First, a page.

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The logic of Christianity
Always searching, sometimes finding
George Martin clr.jpg
Rev. George Martin

In this day and age; in this time of threatening illness and death, there seems to be little comfort. We humans who believe in a loving God have been thwarted in our worship, and turned away from the communities which give us the support we need to be in a relationship with the God we desperately want to love. We have little choice but to remain separate and solitary, with a strong feeling of abandonment, and loneliness. It is that, or suffer the fate the illness may bring. 

This pandemic is not unique; there have been others. One, some hundred years ago, took the lives of many. It was called the World War one, or Spanish Flu. It spread like wildfire and took many lives before it disappeared. Another, the Black Plague or bubonic plague took many lives in Europe and North Africa in the 14th century. The death toll was in the millions. 

All of these instances of sicknesses, that indiscriminately took the lives of many people were eventually overcome; and a factor that is sometimes missed in retrospect is that a belief, and an adherence to the worship of God continued, and sometimes became stronger. God was with us through the pandemic, and offered reassurance with his presence.

What the illness can not harm is our faith, and the relationship we choose to have with God. We make that choice because it is a very logical thing to do. Paul, in teaching the people of Athens cited seeing an altar there with an inscription that said, “To an Unknown God.” He then schooled the Athenians, telling them about the God we know, “The God who made the world and everything in it, He who is Lord of Heaven and earth,” Paul said, “does not live in shrines made by human hands, nor is he served by human hands, as though he needed anything, since He himself gives to all mortals life and breath and all things.”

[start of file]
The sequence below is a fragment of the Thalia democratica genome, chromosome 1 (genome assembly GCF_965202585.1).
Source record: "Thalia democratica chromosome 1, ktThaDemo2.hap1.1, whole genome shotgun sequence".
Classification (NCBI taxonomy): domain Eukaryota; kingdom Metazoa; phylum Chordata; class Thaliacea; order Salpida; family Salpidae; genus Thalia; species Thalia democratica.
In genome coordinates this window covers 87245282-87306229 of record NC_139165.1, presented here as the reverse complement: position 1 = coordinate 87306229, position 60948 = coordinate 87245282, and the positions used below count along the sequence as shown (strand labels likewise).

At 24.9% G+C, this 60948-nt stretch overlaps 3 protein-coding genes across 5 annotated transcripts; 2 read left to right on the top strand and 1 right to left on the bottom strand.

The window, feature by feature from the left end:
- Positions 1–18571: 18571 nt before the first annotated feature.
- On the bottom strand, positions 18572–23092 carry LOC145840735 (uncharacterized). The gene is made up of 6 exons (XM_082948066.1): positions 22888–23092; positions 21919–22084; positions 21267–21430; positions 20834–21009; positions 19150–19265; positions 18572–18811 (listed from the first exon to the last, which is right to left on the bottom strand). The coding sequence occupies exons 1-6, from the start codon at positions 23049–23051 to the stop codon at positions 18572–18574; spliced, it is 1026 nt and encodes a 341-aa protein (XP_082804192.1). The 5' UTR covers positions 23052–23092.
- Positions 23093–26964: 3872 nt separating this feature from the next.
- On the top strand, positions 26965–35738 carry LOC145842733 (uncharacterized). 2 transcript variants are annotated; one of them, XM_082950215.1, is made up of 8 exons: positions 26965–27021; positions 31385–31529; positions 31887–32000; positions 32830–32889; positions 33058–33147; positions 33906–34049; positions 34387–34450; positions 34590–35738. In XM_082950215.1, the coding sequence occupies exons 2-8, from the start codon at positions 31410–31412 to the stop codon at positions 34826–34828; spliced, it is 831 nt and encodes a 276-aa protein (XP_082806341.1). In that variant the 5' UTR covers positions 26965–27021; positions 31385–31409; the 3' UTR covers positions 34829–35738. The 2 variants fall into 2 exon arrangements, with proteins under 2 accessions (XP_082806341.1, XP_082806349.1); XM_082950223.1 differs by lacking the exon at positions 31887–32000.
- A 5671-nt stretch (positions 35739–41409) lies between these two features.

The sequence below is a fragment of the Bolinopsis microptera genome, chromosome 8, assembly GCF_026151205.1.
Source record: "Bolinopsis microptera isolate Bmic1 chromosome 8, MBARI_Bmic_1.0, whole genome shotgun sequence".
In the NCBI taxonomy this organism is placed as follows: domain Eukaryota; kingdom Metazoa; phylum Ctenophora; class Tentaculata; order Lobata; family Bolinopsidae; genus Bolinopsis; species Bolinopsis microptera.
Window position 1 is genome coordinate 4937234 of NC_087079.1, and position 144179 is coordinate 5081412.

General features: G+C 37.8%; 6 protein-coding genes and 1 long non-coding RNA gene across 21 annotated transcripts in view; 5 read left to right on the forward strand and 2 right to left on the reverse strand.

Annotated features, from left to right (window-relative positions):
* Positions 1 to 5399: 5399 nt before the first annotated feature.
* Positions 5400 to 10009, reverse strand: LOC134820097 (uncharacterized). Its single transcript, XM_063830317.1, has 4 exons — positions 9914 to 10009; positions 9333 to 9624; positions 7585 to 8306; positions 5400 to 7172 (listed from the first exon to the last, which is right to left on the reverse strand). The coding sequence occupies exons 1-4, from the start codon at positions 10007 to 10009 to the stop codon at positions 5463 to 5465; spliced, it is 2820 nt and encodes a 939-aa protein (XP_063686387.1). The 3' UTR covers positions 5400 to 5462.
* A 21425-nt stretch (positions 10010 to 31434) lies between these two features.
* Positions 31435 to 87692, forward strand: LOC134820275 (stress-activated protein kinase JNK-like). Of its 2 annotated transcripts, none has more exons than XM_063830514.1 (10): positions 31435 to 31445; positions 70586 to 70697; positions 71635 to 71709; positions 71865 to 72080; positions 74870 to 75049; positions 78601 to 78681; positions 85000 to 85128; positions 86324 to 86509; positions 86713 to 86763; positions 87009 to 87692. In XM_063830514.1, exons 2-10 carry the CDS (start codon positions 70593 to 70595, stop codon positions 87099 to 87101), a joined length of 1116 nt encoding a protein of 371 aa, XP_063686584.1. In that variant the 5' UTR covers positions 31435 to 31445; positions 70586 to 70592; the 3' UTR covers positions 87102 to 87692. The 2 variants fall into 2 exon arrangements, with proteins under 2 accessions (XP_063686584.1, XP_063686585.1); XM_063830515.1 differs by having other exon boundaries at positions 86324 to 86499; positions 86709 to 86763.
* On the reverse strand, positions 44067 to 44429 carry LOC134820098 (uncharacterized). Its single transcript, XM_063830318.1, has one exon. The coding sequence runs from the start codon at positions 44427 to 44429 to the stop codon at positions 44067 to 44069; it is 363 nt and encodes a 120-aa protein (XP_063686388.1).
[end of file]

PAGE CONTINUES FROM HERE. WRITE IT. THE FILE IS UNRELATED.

If you believe in God as the creator, as the word that spoke and all things came to be, this is a logical belief; and it only causes us too conclude, “In Him we live and move and have our being.”

“If we are His offspring, we ought not to think the Deity is like Gold, or silver or stone, an image formed by the Art and imagination of Mortals.”

All this being said, and the logic that it follows, should lead us to continue to laud and Praise God through any pandemic, any travail, any survival of threat. For we know life was created by God, and will continue with His blessing. AMEN 

The Rev. George O. Martin is an Ordained Deacon at St. John’s Episcopal Church, 17th and Adams, Great Bend. Send email to